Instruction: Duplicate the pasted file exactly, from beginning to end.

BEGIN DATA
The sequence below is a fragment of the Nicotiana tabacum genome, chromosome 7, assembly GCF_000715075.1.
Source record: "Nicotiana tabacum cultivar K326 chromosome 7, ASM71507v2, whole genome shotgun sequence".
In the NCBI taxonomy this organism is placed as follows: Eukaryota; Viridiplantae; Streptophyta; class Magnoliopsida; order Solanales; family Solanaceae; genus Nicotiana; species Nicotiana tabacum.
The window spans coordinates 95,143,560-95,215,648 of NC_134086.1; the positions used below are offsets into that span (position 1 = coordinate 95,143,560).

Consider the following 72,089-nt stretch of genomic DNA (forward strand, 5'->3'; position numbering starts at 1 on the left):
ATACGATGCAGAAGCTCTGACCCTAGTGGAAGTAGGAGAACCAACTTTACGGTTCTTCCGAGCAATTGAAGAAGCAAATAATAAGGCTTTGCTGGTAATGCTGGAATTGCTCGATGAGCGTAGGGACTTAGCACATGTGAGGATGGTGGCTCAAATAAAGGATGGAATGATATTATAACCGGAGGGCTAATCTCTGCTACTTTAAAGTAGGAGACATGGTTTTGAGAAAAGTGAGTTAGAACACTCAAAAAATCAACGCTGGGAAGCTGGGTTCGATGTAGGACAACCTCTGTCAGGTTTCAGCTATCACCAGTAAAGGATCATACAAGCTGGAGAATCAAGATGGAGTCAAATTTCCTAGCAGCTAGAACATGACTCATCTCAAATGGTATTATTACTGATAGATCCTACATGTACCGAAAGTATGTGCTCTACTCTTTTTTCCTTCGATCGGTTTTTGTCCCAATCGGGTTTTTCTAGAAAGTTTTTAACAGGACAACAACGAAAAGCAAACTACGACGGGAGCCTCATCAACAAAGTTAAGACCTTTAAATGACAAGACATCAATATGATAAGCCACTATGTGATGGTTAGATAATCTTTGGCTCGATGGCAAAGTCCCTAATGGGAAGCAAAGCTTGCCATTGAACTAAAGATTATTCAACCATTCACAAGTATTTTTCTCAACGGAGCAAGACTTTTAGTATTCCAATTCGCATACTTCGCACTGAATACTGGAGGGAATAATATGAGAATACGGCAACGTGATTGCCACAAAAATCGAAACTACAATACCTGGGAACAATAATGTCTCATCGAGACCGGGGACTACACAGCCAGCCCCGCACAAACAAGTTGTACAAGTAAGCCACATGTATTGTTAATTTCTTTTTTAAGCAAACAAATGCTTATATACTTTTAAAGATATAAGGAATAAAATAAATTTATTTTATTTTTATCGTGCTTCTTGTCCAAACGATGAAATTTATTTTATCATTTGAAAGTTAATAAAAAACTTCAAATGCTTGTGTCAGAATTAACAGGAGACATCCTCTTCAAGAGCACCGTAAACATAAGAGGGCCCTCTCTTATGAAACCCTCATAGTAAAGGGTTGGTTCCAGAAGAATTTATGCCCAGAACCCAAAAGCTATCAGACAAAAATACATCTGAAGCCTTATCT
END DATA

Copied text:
The sequence below is a fragment of the Nicotiana tabacum genome, chromosome 7, assembly GCF_000715075.1.
Source record: "Nicotiana tabacum cultivar K326 chromosome 7, ASM71507v2, whole genome shotgun sequence".
In the NCBI taxonomy this organism is placed as follows: Eukaryota; Viridiplantae; Streptophyta; class Magnoliopsida; order Solanales; family Solanaceae; genus Nicotiana; species Nicotiana tabacum.
The window spans coordinates 95,143,560-95,215,648 of NC_134086.1; the positions used below are offsets into that span (position 1 = coordinate 95,143,560).

Consider the following 72,089-nt stretch of genomic DNA (forward strand, 5'->3'; position numbering starts at 1 on the left):
ATACGATGCAGAAGCTCTGACCCTAGTGGAAGTAGGAGAACCAACTTTACGGTTCTTCCGAGCAATTGAAGAAGCAAATAATAAGGCTTTGCTGGTAATGCTGGAATTGCTCGATGAGCGTAGGGACTTAGCACATGTGAGGATGGTGGCTCAAATAAAGGATGGAATGATATTATAACCGGAGGGCTAATCTCTGCTACTTTAAAGTAGGAGACATGGTTTTGAGAAAAGTGAGTTAGAACACTCAAAAAATCAACGCTGGGAAGCTGGGTTCGATGTAGGACAACCTCTGTCAGGTTTCAGCTATCACCAGTAAAGGATCATACAAGCTGGAGAATCAAGATGGAGTCAAATTTCCTAGCAGCTAGAACATGACTCATCTCAAATGGTATTATTACTGATAGATCCTACATGTACCGAAAGTATGTGCTCTACTCTTTTTTCCTTCGATCGGTTTTTGTCCCAATCGGGTTTTTCTAGAAAGTTTTTAACAGGACAACAACGAAAAGCAAACTACGACGGGAGCCTCATCAACAAAGTTAAGACCTTTAAATGACAAGACATCAATATGATAAGCCACTATGTGATGGTTAGATAATCTTTGGCTCGATGGCAAAGTCCCTAATGGGAAGCAAAGCTTGCCATTGAACTAAAGATTATTCAACCATTCACAAGTATTTTTCTCAACGGAGCAAGACTTTTAGTATTCCAATTCGCATACTTCGCACTGAATACTGGAGGGAATAATATGAGAATACGGCAACGTGATTGCCACAAAAATCGAAACTACAATACCTGGGAACAATAATGTCTCATCGAGACCGGGGACTACACAGCCAGCCCCGCACAAACAAGTTGTACAAGTAAGCCACATGTATTGTTAATTTCTTTTTTAAGCAAACAAATGCTTATATACTTTTAAAGATATAAGGAATAAAATAAATTTATTTTATTTTTATCGTGCTTCTTGTCCAAACGATGAAATTTATTTTATCATTTGAAAGTTAATAAAAAACTTCAAATGCTTGTGTCAGAATTAACAGGAGACATCCTCTTCAAGAGCACCGTAAACATAAGAGGGCCCTCTCTTATGAAACCCTCATAGTAAAGGGTTGGTTCCAGAAGAATTTATGCCCAGAACCCAAAAGCTATCAGACAAAAATACATCTGAAGCCTTATCT